Arguably one of the most historic wineries in the world, the Commanderies de Peyrassol was established by the Knights Templar in the year 1204. Bequeathed to the Order of Malta in 1311, the winery operated under their direction until 1789, when the new directives of the French Revolution made it a property of the state. A hundred years after that, the property was bought by the Rigord family, who have managed it ever since. The bottling and selling on the open market of their wines began in 1977, when Françoise Rigord became known as a trailblazer for being one of the only females in this industry at the time. This Rosé is made using the press method from the “noble” grape combination of Cinsault, Grenache, and Syrah, considered by Provencal winemakers to be the gold standard for making Rosé wines.
This Rosé shows an extremely pale salmon color, and the nose is initially similarly light. Quite shy aromas of strawberry and watermelon rind make themselves known, just peeking out from the table grapes and clean acidity apparent even on the nose. A taste brings something totally consistent with the aromas, as if this wine is more about the texture and body than about the intensity of its flavors. Fleeting notes of strawberry and melon appear, but what remains in the forefront is the mouthfeel. It is impressive, and elegant would be an understatement. A must try for frequent Rosé drinkers.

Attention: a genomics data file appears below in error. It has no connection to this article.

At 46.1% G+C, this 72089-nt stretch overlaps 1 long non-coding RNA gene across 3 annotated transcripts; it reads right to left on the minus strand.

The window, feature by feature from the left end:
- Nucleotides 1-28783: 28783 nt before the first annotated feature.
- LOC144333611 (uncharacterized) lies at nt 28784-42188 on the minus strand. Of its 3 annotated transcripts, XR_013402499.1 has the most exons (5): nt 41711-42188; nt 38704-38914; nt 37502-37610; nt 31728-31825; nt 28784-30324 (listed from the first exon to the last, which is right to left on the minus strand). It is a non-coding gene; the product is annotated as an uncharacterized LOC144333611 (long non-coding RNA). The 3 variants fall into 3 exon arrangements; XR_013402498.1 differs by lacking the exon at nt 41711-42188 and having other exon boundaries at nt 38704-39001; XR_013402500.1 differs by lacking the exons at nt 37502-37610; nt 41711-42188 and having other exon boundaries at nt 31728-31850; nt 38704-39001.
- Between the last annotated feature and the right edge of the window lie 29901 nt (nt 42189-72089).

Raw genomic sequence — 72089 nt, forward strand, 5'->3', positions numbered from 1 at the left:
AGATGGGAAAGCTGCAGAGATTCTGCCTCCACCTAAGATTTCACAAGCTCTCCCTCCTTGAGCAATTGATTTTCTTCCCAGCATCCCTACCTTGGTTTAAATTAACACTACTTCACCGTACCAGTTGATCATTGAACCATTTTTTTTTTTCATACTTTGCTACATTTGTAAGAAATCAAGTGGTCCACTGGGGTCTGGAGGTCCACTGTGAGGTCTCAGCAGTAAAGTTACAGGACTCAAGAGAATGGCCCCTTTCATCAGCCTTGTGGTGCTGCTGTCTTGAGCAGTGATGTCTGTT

-- Marc Soucy, FWS CSW
Wine Tasting Notes Prepared for BLM Wine